It's too bad I couldn't rate this as 0 stars. Sending my child to the IIT-MSA campus is the biggest mistake I could have ever made. This school is absolutely horrible. The staff are unresponsive, unorganized and spend 90% of the time handing out demerits, detentions and trying to enforce this ADL crap instead of conducting constructive educational classes. I was appalled to learn that the English class does not use an English book. Instead, they use a simple 150 page paperback book that most kids would read over the weekend just to meet the "Reading is Fundamental" guidelines. No spelling tests. No proper sentence structuring. Instead, they're told that as long as the sentences "sound" correct then it doesn't matter if there are misspellings or incomplete sentences. And, to make matters worse, they expect parents to sign off on these "assignments". I refuse to let my child think that just completing something without it being correct is acceptable. My child is coming out of this school ASAP. Do NOT send your child(ren) to this school.
—Submitted by a parent


Posted September 20, 2010

I was speaking of the 81st & May campus. this campus has a new principle. This woman has adopted the demerit system, and has put the children at such a disadvantage. Allow me to also add that there has been many things eliminated out of the school, NO Physical Education, Music or art, and the fist period of lunch is at 10:30 am. Let me safe you the trouble, Please don't decide to send your child to this "better" education school! Because if we can't get things changed, many of us will be removing our children! If I could have given them no stars I would have.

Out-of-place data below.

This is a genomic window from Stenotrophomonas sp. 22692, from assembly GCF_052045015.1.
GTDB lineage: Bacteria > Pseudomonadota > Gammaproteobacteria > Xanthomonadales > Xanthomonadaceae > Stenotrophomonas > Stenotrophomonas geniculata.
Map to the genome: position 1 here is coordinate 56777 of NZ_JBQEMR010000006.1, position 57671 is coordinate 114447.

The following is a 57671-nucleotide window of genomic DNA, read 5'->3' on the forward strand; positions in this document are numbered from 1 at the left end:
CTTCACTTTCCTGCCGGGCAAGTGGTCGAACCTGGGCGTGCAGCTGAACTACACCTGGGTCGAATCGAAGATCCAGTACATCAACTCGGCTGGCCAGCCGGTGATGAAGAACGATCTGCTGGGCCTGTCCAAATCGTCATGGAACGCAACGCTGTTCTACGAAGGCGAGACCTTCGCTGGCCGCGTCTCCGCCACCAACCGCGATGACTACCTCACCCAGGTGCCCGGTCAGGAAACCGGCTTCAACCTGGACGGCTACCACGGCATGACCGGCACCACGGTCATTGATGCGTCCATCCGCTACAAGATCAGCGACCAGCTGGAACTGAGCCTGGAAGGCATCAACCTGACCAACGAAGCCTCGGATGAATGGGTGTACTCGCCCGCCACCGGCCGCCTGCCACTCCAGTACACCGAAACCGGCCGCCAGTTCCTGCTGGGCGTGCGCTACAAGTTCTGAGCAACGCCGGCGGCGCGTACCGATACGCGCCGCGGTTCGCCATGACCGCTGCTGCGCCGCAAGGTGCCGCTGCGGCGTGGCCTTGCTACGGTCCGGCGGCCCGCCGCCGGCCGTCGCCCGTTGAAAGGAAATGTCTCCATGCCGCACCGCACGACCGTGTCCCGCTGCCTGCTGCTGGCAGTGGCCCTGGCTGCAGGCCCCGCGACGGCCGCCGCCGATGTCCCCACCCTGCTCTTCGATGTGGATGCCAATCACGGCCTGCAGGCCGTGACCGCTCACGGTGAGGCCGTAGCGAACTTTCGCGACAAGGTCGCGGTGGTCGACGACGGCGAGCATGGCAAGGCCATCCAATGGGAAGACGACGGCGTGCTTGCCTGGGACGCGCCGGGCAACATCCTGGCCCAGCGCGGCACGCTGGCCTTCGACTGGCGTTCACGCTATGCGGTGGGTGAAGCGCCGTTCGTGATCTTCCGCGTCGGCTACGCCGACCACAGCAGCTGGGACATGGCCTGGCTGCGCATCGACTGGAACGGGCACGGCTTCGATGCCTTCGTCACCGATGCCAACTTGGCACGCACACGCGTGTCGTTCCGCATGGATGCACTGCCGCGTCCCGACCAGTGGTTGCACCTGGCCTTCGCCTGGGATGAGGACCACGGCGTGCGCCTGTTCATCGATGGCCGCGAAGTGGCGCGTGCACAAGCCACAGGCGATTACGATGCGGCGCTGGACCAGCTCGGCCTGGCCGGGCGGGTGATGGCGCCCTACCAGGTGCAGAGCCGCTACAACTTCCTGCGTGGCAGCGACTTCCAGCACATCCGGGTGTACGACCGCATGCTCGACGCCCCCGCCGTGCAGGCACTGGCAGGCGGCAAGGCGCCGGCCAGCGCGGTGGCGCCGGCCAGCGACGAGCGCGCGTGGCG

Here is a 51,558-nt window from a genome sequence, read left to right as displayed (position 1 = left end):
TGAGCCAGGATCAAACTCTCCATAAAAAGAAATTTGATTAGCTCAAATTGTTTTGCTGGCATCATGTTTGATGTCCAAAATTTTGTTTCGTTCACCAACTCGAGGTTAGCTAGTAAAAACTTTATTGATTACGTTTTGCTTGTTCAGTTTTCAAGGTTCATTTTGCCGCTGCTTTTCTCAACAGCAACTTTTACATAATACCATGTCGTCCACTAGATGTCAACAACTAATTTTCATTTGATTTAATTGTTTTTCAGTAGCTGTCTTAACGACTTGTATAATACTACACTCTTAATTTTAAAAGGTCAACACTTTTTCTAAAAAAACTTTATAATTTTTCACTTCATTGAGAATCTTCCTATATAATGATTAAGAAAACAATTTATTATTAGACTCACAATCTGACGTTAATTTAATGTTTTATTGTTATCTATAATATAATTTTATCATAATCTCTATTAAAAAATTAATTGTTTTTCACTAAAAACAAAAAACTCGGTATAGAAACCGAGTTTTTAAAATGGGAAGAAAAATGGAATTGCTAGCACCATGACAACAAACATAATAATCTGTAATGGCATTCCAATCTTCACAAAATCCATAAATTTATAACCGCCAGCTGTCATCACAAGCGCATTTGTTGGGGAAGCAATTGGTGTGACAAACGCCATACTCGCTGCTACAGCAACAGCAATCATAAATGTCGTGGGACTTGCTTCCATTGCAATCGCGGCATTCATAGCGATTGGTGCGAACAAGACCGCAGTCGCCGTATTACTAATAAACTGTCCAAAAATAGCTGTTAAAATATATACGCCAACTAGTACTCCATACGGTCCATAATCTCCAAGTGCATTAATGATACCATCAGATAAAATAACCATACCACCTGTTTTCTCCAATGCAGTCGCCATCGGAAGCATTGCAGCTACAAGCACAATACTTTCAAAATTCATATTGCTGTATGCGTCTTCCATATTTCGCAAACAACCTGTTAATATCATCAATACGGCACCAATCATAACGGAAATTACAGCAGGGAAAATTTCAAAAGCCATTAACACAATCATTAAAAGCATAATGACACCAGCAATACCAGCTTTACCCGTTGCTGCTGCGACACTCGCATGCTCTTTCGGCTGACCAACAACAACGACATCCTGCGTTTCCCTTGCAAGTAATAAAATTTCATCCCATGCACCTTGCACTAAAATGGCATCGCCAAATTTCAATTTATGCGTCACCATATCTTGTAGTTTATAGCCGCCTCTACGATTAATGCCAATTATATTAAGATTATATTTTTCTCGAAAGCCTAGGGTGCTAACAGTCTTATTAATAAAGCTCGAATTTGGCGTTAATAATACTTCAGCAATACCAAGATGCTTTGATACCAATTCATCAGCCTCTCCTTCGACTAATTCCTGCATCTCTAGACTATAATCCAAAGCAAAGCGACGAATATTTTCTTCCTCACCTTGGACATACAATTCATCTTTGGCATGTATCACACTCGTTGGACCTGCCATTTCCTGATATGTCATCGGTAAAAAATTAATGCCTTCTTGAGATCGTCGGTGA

—Submitted by a parent


Posted June 30, 2010

I find it sad that some of the reviews for IIT has more than one star. It is safe to say those stars are from the staff. I can not wait for the day they close this school down. Please stop misleading parents about this being a very good school. The only thing they offer these children are detentions!! Then send them home. My daughter breezed through this school like a tornado. I believe they had the 8th graders doing 3rd grade work. And as far as the administration I wonder who the Asst.Prin. screwed for her job.